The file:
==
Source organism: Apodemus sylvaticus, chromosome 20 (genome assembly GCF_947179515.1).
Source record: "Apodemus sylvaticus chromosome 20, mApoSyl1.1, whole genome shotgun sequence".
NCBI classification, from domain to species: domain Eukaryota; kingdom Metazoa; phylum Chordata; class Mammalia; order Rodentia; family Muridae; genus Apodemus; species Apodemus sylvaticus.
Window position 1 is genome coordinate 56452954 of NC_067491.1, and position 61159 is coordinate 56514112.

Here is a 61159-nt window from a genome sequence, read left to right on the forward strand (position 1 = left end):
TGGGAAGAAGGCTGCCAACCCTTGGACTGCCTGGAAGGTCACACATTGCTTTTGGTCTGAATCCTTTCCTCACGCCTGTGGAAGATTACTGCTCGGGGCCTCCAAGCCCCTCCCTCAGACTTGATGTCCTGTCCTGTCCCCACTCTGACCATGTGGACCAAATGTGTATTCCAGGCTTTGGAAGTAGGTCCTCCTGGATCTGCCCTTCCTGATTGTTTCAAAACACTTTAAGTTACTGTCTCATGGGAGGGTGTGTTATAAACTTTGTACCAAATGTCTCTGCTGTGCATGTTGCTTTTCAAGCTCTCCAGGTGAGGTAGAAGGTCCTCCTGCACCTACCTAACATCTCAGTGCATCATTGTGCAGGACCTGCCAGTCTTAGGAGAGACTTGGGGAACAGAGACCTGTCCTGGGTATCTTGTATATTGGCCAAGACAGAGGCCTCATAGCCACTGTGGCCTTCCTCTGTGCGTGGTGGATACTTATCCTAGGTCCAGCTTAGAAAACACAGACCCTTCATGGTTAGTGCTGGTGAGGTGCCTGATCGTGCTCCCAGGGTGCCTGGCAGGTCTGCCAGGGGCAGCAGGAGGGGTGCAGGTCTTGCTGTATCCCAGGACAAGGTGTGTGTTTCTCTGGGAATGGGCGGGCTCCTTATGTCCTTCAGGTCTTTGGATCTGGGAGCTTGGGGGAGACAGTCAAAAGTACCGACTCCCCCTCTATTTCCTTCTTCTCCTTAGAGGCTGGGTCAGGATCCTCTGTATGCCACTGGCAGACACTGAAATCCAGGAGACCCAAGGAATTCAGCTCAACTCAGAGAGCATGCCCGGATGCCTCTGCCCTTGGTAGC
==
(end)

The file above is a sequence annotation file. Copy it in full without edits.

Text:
Source organism: Apodemus sylvaticus, chromosome 20 (genome assembly GCF_947179515.1).
Source record: "Apodemus sylvaticus chromosome 20, mApoSyl1.1, whole genome shotgun sequence".
NCBI classification, from domain to species: domain Eukaryota; kingdom Metazoa; phylum Chordata; class Mammalia; order Rodentia; family Muridae; genus Apodemus; species Apodemus sylvaticus.
Window position 1 is genome coordinate 56452954 of NC_067491.1, and position 61159 is coordinate 56514112.

Here is a 61159-nt window from a genome sequence, read left to right on the forward strand (position 1 = left end):
TGGGAAGAAGGCTGCCAACCCTTGGACTGCCTGGAAGGTCACACATTGCTTTTGGTCTGAATCCTTTCCTCACGCCTGTGGAAGATTACTGCTCGGGGCCTCCAAGCCCCTCCCTCAGACTTGATGTCCTGTCCTGTCCCCACTCTGACCATGTGGACCAAATGTGTATTCCAGGCTTTGGAAGTAGGTCCTCCTGGATCTGCCCTTCCTGATTGTTTCAAAACACTTTAAGTTACTGTCTCATGGGAGGGTGTGTTATAAACTTTGTACCAAATGTCTCTGCTGTGCATGTTGCTTTTCAAGCTCTCCAGGTGAGGTAGAAGGTCCTCCTGCACCTACCTAACATCTCAGTGCATCATTGTGCAGGACCTGCCAGTCTTAGGAGAGACTTGGGGAACAGAGACCTGTCCTGGGTATCTTGTATATTGGCCAAGACAGAGGCCTCATAGCCACTGTGGCCTTCCTCTGTGCGTGGTGGATACTTATCCTAGGTCCAGCTTAGAAAACACAGACCCTTCATGGTTAGTGCTGGTGAGGTGCCTGATCGTGCTCCCAGGGTGCCTGGCAGGTCTGCCAGGGGCAGCAGGAGGGGTGCAGGTCTTGCTGTATCCCAGGACAAGGTGTGTGTTTCTCTGGGAATGGGCGGGCTCCTTATGTCCTTCAGGTCTTTGGATCTGGGAGCTTGGGGGAGACAGTCAAAAGTACCGACTCCCCCTCTATTTCCTTCTTCTCCTTAGAGGCTGGGTCAGGATCCTCTGTATGCCACTGGCAGACACTGAAATCCAGGAGACCCAAGGAATTCAGCTCAACTCAGAGAGCATGCCCGGATGCCTCTGCCCTTGGTAGC